What does the genetic test result mean?
LQTS is autosomal dominant. A man or woman with LQTS due to a single faulty gene has a 50% chance of passing the genetic risk for arrhythmia to each child.
LQTS demonstrates reduced penetrance (not every individual who inherits a mutation in a LQTS gene will develop LQTS) and variable expressivity (clinical presentation can vary between affected individuals even within a family).
How will genetic testing help you and your patient?
Genetic testing for LQTS can provide:
- Clarification of LQTS risk status for individuals with borderline clinical investigations
- Identification of individuals in whom a particular mutation confers a higher risk for SCD
- Assistance with life planning (e.g. decisions about careers, participation in competitive sports)
- Relief from worry, for those who test negative for a known family mutation, (a true negative result), as they will not develop the disease in the future and know that their children are not at risk of inheriting the disease
Are there harms or limitations of genetic testing?
Genetic testing can result in:
- Adverse psychological reaction, particularly due to potential for risk of sudden cardiac death, family issues, distress
- Uncertainty due to a genetic variant of unknown significance
- Uncertainty due to limited sensitivity of genetic testing. About 1/4 of LQTS families do not have a recognizable gene mutation
- Insurance/job discrimination
The perceived benefits and limitations of genetic testing may vary with an individual’s personal and family experience of LQTS. The perspective of an individual who has lost a family member to LQTS contrasts significantly with the perspective of an otherwise healthy individual whose prolonged QT interval was picked up incidentally on routine ECG.
Surveillance and management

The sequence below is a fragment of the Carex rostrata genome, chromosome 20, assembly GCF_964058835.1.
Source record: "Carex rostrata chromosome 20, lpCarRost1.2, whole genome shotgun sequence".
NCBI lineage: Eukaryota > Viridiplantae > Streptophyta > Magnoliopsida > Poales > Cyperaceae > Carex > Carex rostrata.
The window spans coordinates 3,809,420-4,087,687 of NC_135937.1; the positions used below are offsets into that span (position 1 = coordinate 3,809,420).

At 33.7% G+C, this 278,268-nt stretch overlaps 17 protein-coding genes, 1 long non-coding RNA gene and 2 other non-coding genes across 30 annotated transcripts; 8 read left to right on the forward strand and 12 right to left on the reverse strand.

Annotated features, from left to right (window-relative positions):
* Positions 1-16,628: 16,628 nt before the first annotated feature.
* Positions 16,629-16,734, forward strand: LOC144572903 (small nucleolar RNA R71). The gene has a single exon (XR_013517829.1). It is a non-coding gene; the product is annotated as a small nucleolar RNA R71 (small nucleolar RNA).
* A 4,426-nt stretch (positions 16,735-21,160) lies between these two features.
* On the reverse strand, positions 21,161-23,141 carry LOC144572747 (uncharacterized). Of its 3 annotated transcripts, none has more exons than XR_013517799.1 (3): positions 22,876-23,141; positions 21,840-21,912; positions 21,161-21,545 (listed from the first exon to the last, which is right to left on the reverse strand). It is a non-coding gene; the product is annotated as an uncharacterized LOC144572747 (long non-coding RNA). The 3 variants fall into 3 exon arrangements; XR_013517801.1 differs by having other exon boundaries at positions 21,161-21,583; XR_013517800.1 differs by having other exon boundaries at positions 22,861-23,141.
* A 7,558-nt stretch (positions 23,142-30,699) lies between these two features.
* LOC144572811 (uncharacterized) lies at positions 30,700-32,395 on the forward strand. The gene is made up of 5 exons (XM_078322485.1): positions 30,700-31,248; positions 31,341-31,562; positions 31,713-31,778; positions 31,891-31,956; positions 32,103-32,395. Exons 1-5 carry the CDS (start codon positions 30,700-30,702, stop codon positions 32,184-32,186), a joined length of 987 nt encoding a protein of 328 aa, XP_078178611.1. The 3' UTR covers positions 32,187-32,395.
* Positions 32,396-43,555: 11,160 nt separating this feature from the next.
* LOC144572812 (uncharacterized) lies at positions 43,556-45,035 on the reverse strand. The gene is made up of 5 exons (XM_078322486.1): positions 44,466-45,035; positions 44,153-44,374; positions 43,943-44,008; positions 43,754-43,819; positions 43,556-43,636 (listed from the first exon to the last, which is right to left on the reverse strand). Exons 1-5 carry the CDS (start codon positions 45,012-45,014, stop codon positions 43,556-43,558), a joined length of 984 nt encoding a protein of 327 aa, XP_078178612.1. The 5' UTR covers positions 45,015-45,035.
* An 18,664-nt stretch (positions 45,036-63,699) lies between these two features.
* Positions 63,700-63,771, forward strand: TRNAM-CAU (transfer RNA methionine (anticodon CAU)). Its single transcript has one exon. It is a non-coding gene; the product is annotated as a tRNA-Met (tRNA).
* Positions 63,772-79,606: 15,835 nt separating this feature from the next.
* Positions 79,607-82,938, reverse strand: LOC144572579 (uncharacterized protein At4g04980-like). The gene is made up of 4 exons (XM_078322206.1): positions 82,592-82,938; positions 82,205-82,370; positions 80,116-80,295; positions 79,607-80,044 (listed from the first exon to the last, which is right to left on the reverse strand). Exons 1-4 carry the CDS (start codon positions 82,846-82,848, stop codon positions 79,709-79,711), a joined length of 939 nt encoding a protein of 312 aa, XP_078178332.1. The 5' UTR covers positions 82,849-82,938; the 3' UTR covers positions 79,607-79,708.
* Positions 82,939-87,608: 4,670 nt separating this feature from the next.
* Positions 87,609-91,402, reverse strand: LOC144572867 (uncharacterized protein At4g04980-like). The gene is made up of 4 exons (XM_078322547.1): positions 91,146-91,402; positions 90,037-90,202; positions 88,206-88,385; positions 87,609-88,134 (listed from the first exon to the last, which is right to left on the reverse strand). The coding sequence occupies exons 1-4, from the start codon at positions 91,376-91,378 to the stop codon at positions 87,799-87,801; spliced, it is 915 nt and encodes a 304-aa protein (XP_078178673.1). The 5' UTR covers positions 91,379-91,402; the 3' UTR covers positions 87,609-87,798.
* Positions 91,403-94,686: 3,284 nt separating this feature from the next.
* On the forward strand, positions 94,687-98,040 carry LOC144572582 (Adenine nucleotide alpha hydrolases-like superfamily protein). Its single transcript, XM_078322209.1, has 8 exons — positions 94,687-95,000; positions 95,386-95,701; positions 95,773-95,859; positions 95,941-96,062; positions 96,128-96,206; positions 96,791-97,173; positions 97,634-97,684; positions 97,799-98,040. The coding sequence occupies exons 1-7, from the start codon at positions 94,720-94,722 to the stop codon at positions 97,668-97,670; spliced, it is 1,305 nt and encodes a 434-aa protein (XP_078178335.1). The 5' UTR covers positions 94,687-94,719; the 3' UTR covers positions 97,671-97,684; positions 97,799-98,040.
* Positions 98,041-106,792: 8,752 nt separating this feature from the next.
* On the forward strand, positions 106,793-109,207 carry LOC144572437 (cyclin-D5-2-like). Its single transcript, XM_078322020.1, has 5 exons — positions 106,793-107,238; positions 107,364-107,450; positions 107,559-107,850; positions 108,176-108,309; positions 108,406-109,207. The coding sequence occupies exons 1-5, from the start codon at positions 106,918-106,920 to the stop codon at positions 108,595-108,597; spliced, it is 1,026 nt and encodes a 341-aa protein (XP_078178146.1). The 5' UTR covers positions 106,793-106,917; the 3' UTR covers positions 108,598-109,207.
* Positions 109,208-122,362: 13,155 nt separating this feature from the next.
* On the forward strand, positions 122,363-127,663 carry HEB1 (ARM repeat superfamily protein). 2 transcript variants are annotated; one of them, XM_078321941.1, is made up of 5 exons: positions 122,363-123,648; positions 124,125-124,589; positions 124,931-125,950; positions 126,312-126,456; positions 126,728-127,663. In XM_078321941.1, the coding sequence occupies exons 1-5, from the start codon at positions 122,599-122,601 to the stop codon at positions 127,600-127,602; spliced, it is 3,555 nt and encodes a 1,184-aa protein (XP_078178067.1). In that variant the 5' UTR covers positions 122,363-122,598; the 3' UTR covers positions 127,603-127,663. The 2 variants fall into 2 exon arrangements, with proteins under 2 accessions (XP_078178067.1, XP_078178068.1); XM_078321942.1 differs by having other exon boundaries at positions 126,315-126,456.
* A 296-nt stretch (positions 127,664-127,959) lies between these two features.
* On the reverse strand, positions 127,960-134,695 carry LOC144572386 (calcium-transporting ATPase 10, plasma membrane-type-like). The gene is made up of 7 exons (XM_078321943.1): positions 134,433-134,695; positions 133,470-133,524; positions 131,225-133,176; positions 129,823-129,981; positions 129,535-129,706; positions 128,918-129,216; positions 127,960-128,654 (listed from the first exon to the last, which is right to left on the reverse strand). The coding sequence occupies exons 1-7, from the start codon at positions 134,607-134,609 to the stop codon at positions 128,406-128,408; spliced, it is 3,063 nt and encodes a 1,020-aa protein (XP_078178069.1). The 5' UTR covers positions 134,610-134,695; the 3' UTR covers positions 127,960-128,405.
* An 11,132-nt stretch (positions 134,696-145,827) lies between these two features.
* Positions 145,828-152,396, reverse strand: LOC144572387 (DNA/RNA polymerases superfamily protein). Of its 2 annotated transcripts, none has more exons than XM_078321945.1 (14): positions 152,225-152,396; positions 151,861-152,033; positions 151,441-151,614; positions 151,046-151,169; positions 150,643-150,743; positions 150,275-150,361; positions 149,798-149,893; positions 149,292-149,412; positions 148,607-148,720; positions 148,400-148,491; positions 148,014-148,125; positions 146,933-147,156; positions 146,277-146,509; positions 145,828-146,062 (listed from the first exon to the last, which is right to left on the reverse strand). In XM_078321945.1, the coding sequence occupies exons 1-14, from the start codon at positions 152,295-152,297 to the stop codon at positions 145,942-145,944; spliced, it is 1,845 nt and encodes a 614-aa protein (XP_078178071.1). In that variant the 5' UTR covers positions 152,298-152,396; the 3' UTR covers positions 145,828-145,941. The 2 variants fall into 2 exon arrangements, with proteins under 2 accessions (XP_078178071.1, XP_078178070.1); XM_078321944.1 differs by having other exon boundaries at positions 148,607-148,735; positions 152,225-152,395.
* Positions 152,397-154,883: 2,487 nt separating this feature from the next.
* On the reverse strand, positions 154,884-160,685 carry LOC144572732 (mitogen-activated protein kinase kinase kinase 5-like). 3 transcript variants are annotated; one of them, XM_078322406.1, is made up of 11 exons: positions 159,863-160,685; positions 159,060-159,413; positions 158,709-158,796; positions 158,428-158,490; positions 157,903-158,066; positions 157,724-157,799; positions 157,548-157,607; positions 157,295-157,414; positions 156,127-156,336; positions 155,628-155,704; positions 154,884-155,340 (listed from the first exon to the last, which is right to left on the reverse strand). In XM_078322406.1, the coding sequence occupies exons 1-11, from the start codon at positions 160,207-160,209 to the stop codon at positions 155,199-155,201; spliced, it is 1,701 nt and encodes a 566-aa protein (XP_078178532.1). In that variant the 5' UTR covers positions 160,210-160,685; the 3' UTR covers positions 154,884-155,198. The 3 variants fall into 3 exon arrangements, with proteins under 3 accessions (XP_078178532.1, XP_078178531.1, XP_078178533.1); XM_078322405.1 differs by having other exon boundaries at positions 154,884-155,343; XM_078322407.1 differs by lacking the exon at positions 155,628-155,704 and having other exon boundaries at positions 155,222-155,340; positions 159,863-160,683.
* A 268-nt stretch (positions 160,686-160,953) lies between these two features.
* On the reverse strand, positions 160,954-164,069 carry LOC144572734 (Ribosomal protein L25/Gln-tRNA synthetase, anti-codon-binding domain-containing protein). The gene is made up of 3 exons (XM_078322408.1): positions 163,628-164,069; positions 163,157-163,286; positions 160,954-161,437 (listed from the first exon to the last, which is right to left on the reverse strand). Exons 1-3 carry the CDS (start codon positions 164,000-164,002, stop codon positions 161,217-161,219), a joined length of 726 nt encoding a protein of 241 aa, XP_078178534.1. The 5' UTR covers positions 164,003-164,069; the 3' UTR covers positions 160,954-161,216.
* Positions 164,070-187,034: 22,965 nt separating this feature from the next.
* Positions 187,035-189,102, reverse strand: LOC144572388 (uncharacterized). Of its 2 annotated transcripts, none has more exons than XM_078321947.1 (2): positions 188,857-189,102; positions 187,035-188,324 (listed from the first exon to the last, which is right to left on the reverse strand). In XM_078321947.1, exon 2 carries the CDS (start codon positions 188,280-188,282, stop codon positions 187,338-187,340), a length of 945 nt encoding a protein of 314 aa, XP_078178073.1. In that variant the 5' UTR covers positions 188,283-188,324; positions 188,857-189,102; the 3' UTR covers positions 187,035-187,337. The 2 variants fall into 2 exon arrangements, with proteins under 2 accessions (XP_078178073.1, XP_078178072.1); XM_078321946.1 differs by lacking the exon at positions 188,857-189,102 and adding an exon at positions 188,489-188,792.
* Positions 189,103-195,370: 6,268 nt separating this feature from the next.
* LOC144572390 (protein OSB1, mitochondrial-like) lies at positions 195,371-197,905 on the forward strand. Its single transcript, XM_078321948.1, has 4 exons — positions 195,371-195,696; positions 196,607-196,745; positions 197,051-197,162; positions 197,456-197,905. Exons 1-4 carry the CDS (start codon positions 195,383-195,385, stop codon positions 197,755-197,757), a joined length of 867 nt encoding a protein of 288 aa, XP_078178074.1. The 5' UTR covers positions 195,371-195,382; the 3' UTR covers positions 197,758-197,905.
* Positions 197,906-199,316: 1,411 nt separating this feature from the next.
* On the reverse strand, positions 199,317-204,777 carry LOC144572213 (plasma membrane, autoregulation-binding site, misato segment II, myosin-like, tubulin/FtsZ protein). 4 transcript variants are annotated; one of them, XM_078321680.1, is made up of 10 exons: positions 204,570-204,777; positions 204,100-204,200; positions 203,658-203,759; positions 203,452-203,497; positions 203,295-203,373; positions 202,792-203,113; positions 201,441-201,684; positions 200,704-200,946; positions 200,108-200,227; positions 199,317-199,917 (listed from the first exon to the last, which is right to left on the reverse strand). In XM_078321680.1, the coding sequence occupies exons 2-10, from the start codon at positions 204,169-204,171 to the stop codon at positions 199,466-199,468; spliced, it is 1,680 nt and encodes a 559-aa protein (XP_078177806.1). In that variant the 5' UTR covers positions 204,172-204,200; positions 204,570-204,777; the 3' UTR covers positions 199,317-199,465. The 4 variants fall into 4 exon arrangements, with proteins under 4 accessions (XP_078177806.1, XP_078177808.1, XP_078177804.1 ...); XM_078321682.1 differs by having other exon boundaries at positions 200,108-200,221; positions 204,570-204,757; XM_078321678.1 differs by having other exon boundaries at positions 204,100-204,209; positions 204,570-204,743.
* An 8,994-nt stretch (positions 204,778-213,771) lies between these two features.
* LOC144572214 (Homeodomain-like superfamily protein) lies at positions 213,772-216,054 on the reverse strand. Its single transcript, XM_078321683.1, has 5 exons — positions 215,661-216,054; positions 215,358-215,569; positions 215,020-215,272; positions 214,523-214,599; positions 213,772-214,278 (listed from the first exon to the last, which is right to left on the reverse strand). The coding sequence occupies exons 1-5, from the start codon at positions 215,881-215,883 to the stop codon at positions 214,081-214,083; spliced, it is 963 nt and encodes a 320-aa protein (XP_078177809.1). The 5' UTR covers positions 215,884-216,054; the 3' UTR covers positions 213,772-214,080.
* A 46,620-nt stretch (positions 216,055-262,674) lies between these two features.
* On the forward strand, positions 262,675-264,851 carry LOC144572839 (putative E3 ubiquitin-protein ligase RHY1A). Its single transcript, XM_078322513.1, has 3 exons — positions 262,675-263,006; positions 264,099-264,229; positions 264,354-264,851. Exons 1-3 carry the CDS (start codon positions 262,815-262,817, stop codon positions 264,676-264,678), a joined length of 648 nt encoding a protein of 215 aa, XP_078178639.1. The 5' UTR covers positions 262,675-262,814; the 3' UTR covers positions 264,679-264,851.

LQTS is treatable with beta-blockers, implantable cardioverter defibrillators, and avoidance of competitive sports, electrolyte imbalances, and QT-prolonging medications [see www.crediblemeds.org for a comprehensive list (free access, one-time registration required)].
Risk stratification takes into consideration factors such as QTc duration, genotype, gender and age.
For a recent review article on sudden cardiac death see Ellison S. Sudden cardiac death in adolescents. Prim Care Clin Office Pract 2015: 42: 57–76. See online for complete reference list. Other LQTS resource: The Canadian Sudden Arrhythmia Death Syndromes (SADS) Foundation website http://www.sads.ca/
Mizusawa Y, Horie M, Wilde AA. Genetic and clinical advances in congenital long QT syndrome. Circ J 2014;78(12):2827-33.
Priori SG, Wilde AA, Horie M, et al. HRS/EHRA/APHRS Expert Consensus Statement on the Diagnosis and Management of Patients with Inherited Primary Arrhythmia Syndromes: Document endorsed by HRS, EHRA, and APHRS in May 2013 and by ACCF, AHA, PACES, and AEPC in June 2013. Heart Rhythm 2013;10:1932–63.
Ellison S. Sudden cardiac death in adolescents. Prim Care Clin Office Pract 2015: 42: 57–76.
Gollob MH, Blier L, Brugada R et al. Recommendations for the use of genetic testing in the clinical evaluation of inherited cardiac arrhythmias associated with sudden cardiac death: Canadian Cardiovascular Society. Canadian Heart Rhythm Society joint position paper. Can J Cardiol 2011; 27(2):232-45.
Huisma FF, Potts JE, Gibbs KA, Sanatani S. Assessing the knowledge of sudden unexpected death in the young among Canadian medical students and recent graduates; a cross-sectional study. BMJ Open 2012;2:e001798.
Waddell-Smith KE, Earle N, Skinner JR. Must every child with long QT syndrome take a beta blocker? Arch Dis Child 2015;100(3):279-282.
Waddell-Smith KE, Skinner JR; members of the CSANZ Genetics Council Writing Group. Update on the diagnosis and management of familial long QT syndrome. Heart, Lung and Circulation 2016; 5 (8): 769 –776.
Authors: C Honeywell MSc CCGC, J Rutberg MS CGC, R Gow MBBS FRACP, M Green MD FRCPC, JC Carroll MD CCFP, JE Allanson MD FRCPC and S Morrison MS CGC